Amy asks readers to post each week on "What they heard" during the homily at mass that week. An excellent way to put it--because even if what we hear isn't what the priest said--it really doesn't matter--the faithful come away with a message nonetheless. It helps preachers make sure their homily is well written and even more well-delivered.

But I read some troubling remarks about masses yesterday:

1) Let's remember that yesterday was Gaudete Sunday--meaning rejoice Sunday. The readings were from Isaiah, Thessolonians and John's Gsopel (read them here). They all have the theme of REJOICE! Isaiah harkens that "The spirit of the Lord is upon me because he has sent me to bear glad tidings to the poor" Paul implores the Thessoloinans to "rejoice always" (and since he didn't have a Christmas holiday on his calendar, and Thessolonia wasn't always the brightest place to be--we wonder how people could be rejoicing always or why they would rejoice at all). And then we hear the story of John--the crazy man in the desert and how the religious authorities of the day questioned him about who he was and we hear for the first time about the coming savior.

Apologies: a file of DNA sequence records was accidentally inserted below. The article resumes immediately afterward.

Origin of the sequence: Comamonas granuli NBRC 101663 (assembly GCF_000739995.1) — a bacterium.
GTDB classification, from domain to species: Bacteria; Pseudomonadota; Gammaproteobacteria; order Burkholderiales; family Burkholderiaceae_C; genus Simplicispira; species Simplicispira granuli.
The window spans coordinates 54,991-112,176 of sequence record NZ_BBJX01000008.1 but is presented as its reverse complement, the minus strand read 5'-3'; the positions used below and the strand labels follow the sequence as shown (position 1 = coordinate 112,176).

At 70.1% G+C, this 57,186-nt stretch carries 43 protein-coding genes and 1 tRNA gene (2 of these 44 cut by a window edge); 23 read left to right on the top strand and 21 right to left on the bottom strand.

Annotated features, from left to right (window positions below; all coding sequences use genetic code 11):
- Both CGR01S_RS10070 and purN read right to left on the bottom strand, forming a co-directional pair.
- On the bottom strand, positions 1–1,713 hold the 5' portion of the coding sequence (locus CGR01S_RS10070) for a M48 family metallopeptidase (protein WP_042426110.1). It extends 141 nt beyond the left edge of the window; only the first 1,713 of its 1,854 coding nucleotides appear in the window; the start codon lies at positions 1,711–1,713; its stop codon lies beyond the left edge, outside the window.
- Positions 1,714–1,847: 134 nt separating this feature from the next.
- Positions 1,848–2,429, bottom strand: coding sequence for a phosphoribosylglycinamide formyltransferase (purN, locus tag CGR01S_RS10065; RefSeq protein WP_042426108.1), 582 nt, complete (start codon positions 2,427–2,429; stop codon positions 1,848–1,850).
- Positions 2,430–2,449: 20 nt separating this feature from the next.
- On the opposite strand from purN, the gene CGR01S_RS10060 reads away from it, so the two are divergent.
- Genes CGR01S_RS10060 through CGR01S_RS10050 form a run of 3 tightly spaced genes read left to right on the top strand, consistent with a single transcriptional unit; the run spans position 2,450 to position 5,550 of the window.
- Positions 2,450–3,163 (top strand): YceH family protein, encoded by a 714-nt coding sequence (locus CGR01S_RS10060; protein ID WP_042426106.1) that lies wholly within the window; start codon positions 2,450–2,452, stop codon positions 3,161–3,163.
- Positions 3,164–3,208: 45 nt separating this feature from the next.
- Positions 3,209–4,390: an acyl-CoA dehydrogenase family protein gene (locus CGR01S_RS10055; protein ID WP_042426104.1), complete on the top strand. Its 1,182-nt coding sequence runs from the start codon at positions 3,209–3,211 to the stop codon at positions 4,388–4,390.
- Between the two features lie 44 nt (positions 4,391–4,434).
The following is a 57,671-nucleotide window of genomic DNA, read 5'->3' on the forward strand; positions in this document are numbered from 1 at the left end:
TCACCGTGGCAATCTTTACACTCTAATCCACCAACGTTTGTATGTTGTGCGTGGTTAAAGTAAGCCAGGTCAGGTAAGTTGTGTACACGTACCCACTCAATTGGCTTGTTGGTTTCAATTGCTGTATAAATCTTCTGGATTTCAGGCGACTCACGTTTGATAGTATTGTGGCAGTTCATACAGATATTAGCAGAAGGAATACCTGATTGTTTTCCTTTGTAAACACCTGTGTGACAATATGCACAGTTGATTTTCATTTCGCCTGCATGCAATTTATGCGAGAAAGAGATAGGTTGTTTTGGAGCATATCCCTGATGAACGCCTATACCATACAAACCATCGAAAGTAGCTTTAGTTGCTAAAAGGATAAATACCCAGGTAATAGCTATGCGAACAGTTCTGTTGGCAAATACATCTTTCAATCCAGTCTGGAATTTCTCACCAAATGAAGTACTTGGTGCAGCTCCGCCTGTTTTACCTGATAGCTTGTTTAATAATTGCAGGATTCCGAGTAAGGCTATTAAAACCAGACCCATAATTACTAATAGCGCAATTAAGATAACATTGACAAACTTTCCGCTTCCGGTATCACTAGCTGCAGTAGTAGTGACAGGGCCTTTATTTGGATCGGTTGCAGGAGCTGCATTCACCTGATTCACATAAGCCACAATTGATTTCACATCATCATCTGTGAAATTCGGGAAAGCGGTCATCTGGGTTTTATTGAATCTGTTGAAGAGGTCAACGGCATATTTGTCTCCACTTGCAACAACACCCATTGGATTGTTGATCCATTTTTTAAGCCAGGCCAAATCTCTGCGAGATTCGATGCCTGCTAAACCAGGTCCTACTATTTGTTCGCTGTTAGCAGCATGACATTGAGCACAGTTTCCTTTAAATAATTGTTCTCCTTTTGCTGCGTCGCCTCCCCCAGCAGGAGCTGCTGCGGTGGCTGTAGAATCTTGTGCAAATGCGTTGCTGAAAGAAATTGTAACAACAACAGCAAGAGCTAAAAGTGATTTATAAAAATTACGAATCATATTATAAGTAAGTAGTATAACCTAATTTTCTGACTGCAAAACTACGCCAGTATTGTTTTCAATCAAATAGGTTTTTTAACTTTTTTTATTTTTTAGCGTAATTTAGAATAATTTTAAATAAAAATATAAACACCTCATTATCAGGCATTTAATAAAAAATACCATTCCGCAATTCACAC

2) So why are people posting things about pro-life messages and the hi-jacking of Christmas by secularists?

It seems to me that my associate pastor, Fr. Ron Franco, CSP was on the money this week. His message was simple. We rejoice and are mindful of rejoicing because we know that Jesus has already come and redeemed our suffering. This is why Paul has reason to rejoice--because he knows this.

The message for us is how can we be "Gaudete Sunday" each and every day. How do we summon that sense of rejoicing to our consciousness and how do we bring that to others?

We need a reminder of this and the church provides it for us--not merely with Christmas but on a nearby Sunday when we await the big day--a day that we are not really mindful of Christ's coming but are mired in longing and possibly impatience.

I feel bad for those who missed this message and this opportunity to remind people that the coming of the saviour is a profound moment of transformation for all of us.


Dec 11, 2005

We're Adopting

My wife Marion and I are officially adopting (or trying to adopt) a beautiful 4 year old girl named Patricia (pictured with us, left) who we met on a mission trip to Nicaragua last summer.